I’m a firm believer that everyone should try traveling solo at some point in their lives. You may have plenty of friends and family members who make for wonderful travel companions, but traveling alone offers so many extra opportunities for self-discovery, personal growth, and cultural connection.
With common sense and level-headed research, there’s no reason why women can’t travel solo to all corners of the world (many do!); however, I admit that traveling alone can seem intimating, especially as a woman and especially if you haven’t tried it before. Here are a few destinations that I think are perfect for uneasy first-time solo travelers: They’re safe, welcoming, and, most importantly, very cool!
England is easily the best country in the world for a nervous North American traveler to visit. The culture is different enough from home to be exciting, but familiar enough to feel comfortable. My mom grew up in England, and I’ve visited numerous times over the years. I occasionally worry that England might start to become boring for me, but even after repeated trips I find there’s always more to discover.
One of the best parts of traveling alone in England is that many of its most well-known attractions are museums, monuments, and historic buildings, which I think are particularly solo-traveler-friendly. You can linger over interesting exhibits or read descriptive panels without feeling like you might be holding up your non-existent travel companion. Visiting these types of attractions alone is also a great opportunity to grab an audio guide and get completely absorbed into the site’s story.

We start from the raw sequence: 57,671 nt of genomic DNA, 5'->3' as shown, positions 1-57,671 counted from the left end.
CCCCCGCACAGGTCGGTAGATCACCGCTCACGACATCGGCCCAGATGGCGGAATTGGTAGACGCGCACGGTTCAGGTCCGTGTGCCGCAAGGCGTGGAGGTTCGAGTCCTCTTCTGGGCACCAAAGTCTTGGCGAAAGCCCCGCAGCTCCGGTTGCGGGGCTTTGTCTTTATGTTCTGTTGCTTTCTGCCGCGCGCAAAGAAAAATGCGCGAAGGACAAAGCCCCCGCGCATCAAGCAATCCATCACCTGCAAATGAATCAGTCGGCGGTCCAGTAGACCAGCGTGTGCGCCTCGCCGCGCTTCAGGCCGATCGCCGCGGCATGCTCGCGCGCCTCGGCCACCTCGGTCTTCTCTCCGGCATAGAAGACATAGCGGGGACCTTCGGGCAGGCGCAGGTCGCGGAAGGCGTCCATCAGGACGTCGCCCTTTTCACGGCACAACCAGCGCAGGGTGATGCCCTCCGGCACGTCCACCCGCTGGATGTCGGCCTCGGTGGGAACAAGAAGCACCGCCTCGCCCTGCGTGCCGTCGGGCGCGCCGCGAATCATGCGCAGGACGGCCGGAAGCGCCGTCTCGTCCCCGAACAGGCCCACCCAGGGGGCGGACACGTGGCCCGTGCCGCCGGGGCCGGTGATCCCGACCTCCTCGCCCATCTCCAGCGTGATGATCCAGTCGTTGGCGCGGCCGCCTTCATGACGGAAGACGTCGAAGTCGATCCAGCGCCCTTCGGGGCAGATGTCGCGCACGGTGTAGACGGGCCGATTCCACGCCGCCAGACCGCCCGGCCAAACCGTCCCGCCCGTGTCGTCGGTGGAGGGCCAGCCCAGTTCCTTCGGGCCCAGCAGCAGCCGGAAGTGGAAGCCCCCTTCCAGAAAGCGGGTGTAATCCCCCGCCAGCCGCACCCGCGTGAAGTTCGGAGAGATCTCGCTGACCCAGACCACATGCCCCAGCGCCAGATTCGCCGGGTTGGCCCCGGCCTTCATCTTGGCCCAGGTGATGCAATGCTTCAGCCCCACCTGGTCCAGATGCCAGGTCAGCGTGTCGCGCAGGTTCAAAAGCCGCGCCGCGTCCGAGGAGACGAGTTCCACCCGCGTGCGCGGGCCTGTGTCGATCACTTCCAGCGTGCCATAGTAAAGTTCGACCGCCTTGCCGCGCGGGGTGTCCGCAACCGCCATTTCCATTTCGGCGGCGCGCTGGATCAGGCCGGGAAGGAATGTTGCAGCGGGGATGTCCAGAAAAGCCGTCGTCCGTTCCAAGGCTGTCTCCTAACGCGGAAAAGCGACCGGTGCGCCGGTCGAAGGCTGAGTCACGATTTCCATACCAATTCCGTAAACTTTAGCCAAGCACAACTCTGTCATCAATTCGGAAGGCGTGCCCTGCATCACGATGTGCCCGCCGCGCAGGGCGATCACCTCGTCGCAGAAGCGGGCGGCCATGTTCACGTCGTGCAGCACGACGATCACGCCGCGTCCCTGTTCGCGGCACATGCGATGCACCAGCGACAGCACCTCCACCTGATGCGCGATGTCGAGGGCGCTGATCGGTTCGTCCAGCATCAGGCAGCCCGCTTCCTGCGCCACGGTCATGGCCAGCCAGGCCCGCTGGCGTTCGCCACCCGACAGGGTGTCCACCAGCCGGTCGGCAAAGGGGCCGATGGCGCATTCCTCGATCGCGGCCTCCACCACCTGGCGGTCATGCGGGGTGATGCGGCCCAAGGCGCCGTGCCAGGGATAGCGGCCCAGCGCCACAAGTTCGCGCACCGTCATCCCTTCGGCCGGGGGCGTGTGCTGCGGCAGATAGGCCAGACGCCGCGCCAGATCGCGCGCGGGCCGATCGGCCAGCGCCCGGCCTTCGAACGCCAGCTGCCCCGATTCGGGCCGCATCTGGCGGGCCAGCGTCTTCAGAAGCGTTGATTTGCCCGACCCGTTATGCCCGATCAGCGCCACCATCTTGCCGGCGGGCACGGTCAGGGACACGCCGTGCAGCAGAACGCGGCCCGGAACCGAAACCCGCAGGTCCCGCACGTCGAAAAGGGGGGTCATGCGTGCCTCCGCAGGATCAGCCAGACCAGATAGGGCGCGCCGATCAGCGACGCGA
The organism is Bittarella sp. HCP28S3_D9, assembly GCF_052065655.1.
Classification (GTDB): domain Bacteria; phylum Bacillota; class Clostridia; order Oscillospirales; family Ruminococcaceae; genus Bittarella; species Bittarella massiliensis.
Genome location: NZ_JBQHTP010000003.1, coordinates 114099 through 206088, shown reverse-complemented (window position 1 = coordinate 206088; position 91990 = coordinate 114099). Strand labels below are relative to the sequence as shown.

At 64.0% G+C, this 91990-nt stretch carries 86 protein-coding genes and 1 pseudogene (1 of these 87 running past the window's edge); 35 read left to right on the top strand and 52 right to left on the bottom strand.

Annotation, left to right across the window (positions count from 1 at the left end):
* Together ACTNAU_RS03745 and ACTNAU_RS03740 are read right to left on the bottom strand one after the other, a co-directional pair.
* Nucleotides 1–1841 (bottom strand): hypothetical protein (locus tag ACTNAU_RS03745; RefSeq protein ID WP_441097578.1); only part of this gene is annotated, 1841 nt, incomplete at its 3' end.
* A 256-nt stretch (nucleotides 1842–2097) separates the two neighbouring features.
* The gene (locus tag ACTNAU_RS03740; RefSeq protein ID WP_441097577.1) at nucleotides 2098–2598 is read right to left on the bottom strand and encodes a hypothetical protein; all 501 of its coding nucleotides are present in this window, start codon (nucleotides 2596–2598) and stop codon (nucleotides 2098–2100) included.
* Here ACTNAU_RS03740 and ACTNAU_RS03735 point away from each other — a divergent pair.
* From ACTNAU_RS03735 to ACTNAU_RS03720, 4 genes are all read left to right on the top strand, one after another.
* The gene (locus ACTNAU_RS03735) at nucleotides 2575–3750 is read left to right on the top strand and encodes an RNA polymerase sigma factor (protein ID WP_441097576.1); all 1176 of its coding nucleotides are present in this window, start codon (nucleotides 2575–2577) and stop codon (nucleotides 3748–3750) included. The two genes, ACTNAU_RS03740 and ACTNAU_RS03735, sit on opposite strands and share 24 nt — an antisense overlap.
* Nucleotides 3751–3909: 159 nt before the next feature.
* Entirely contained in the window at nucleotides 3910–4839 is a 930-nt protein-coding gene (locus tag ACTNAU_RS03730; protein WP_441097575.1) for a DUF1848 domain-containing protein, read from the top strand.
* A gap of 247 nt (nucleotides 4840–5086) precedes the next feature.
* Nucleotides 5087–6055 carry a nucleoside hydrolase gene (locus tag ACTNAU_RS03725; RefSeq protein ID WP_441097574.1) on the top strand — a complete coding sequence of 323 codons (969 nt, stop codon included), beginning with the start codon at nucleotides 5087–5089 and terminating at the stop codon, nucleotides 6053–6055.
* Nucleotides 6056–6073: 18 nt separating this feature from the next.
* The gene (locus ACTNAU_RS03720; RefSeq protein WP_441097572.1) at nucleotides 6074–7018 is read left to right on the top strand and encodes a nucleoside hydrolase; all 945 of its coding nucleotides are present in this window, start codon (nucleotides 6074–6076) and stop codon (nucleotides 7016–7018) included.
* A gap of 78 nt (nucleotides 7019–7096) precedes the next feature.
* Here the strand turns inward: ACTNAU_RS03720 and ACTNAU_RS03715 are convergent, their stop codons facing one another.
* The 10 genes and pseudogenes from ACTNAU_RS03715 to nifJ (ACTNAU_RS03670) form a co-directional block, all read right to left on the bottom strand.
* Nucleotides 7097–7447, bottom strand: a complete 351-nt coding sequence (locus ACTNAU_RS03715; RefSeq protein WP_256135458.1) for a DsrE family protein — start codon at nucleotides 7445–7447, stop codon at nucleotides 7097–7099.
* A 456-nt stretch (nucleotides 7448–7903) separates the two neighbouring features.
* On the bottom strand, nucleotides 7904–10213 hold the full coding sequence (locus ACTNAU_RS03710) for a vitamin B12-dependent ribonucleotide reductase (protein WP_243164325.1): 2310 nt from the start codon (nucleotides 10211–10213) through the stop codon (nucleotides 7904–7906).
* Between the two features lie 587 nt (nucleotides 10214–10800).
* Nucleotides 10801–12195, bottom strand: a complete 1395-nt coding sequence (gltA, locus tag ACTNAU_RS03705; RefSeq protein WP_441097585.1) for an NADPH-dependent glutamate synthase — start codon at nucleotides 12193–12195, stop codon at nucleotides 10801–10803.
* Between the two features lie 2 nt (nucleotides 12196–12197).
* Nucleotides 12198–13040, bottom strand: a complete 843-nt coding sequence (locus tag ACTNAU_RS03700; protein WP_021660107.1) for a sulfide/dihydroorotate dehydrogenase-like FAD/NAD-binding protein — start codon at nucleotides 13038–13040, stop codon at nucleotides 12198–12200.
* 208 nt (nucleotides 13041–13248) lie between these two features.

Full disclosure: I visited Stockholm with my boyfriend; but regardless, I couldn’t help but notice that it ticks all the boxes I look for when it comes to ideal solo travel destinations: Most locals were friendly and spoke some English, plus the city was clean, beautiful, and safe (it was ranked 4 on the 2015 Safe Cities Index). I adored Stockholm, and I wouldn’t hesitate to return to alone to explore more of Sweden.
As an added bonus, Sweden is a bit more undiscovered than many other areas of Europe. I’m sure you know countless people who’ve visited France and Italy, but how many people do you know that have been to Sweden? It’s a fantastic choice if you want to travel to somewhere slightly less mainstream, yet still accessible.
Japan regularly ranks among the world’s safest countries. When I lived in Takayama, I rarely locked my front door when I went out and never locked my car. One of my co-workers once commented that if you ever felt a stranger touch your bag in a crowd, it’d be reasonable to assume they were returning something you had dropped rather than trying to steal your wallet.
Plus, Japan is just one of my favorite places in the entire world. The food is incredible, the transportation system is insanely efficient, and the culture couldn’t get much more different than the West. The language barrier might be a touch daunting for some, particularly if you visit smaller towns where few people speak English, but most locals are willing to work through the communication barrier with you. Japan provides a fantastic introduction to solo travel as well as to Asia as a whole.